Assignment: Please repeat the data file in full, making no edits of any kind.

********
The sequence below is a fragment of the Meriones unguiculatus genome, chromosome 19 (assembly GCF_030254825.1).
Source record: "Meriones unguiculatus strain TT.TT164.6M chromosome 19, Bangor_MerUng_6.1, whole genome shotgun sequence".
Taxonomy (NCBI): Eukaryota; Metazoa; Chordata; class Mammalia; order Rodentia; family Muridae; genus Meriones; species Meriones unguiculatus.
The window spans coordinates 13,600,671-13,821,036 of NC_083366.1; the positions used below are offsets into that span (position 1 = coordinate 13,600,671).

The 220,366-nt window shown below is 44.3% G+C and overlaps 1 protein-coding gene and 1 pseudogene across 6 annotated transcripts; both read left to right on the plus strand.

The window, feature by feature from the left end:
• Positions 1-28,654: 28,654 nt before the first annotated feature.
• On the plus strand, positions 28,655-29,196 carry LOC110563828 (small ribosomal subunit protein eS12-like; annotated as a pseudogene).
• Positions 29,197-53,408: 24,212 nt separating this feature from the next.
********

The sequence below is a fragment of the Meriones unguiculatus genome, chromosome 19 (assembly GCF_030254825.1).
Source record: "Meriones unguiculatus strain TT.TT164.6M chromosome 19, Bangor_MerUng_6.1, whole genome shotgun sequence".
Taxonomy (NCBI): Eukaryota; Metazoa; Chordata; class Mammalia; order Rodentia; family Muridae; genus Meriones; species Meriones unguiculatus.
The window spans coordinates 13,600,671-13,821,036 of NC_083366.1; the positions used below are offsets into that span (position 1 = coordinate 13,600,671).

The 220,366-nt window shown below is 44.3% G+C and overlaps 1 protein-coding gene and 1 pseudogene across 6 annotated transcripts; both read left to right on the plus strand.

The window, feature by feature from the left end:
• Positions 1-28,654: 28,654 nt before the first annotated feature.
• On the plus strand, positions 28,655-29,196 carry LOC110563828 (small ribosomal subunit protein eS12-like; annotated as a pseudogene).
• Positions 29,197-53,408: 24,212 nt separating this feature from the next.